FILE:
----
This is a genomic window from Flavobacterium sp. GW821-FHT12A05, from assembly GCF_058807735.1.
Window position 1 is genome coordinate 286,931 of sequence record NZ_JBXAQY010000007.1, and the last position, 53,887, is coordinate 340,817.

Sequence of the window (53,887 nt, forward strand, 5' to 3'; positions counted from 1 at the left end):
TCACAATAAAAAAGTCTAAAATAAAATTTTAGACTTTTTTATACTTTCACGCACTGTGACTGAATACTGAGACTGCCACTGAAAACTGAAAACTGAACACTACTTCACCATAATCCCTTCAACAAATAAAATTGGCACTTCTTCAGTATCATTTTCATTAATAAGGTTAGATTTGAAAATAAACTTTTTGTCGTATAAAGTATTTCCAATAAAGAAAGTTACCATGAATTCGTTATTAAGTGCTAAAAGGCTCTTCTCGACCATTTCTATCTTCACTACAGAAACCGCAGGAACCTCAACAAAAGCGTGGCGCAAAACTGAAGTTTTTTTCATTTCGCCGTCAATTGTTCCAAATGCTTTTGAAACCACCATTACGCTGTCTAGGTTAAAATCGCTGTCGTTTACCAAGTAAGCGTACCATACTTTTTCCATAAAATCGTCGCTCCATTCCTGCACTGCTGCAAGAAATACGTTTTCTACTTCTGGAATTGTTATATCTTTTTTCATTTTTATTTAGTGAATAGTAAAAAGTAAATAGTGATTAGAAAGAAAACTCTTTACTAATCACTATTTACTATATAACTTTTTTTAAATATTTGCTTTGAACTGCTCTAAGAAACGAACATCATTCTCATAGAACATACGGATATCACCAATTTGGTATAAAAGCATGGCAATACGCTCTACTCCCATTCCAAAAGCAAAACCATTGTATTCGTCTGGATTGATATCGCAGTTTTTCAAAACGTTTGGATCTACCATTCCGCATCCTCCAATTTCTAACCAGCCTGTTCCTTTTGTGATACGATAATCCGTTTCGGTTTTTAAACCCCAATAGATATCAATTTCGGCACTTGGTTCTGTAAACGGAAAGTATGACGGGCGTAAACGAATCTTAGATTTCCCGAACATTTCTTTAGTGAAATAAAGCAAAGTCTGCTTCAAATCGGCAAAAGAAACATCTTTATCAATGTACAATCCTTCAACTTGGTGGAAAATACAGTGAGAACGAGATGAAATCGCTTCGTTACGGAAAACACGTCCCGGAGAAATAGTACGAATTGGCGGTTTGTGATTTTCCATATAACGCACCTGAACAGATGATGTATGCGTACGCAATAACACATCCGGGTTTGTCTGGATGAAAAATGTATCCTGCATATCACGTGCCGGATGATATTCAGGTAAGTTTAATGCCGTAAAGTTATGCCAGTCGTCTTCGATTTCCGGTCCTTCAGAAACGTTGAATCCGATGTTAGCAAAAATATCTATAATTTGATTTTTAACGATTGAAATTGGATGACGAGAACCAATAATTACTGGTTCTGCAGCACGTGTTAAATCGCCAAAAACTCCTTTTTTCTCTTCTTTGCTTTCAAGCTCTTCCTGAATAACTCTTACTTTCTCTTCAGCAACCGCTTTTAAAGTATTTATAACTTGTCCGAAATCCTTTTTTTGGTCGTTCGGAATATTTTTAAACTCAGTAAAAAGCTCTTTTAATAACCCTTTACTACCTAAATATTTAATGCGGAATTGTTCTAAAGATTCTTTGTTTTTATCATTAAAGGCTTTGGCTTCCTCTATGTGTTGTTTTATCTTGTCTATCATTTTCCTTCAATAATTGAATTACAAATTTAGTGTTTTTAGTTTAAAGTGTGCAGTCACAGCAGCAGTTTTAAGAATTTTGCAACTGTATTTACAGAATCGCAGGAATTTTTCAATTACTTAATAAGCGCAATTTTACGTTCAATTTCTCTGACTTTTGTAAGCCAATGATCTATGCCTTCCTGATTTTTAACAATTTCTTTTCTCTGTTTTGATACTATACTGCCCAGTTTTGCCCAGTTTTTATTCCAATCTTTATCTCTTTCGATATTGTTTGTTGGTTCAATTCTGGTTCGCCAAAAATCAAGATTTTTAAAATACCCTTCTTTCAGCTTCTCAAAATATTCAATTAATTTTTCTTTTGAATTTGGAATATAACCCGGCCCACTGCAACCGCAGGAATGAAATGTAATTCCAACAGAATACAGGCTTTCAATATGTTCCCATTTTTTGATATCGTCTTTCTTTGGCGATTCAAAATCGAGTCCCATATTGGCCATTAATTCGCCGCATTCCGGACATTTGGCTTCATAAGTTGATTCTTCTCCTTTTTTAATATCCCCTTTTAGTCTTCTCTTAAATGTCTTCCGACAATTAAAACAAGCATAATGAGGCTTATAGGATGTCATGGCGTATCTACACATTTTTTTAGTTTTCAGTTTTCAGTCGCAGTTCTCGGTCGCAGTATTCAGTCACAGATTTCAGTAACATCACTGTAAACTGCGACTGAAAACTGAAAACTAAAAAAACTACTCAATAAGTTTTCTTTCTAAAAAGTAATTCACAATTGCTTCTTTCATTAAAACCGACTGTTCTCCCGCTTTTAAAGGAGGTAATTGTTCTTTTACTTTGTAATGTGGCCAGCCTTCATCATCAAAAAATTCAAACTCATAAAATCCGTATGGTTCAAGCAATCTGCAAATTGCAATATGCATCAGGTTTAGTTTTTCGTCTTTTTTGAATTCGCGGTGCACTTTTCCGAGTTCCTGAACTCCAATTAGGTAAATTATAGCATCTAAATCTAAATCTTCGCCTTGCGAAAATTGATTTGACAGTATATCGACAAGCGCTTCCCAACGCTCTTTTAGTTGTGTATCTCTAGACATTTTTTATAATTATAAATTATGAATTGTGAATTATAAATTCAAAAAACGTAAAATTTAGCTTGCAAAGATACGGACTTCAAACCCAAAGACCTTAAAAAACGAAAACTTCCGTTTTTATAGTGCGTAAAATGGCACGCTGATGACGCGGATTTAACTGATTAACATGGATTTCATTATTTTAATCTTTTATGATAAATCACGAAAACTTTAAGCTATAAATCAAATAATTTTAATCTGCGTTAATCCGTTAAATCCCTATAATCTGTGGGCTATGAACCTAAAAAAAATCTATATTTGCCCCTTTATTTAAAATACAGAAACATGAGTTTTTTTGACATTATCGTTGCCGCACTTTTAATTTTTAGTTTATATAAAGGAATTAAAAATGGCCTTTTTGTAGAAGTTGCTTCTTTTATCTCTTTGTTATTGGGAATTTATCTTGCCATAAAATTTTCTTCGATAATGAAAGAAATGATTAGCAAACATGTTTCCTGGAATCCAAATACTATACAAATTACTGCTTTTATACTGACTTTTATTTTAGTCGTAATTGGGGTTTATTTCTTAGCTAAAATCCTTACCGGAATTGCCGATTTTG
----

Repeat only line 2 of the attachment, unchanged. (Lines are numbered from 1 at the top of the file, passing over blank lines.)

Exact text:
Window position 1 is genome coordinate 286,931 of sequence record NZ_JBXAQY010000007.1, and the last position, 53,887, is coordinate 340,817.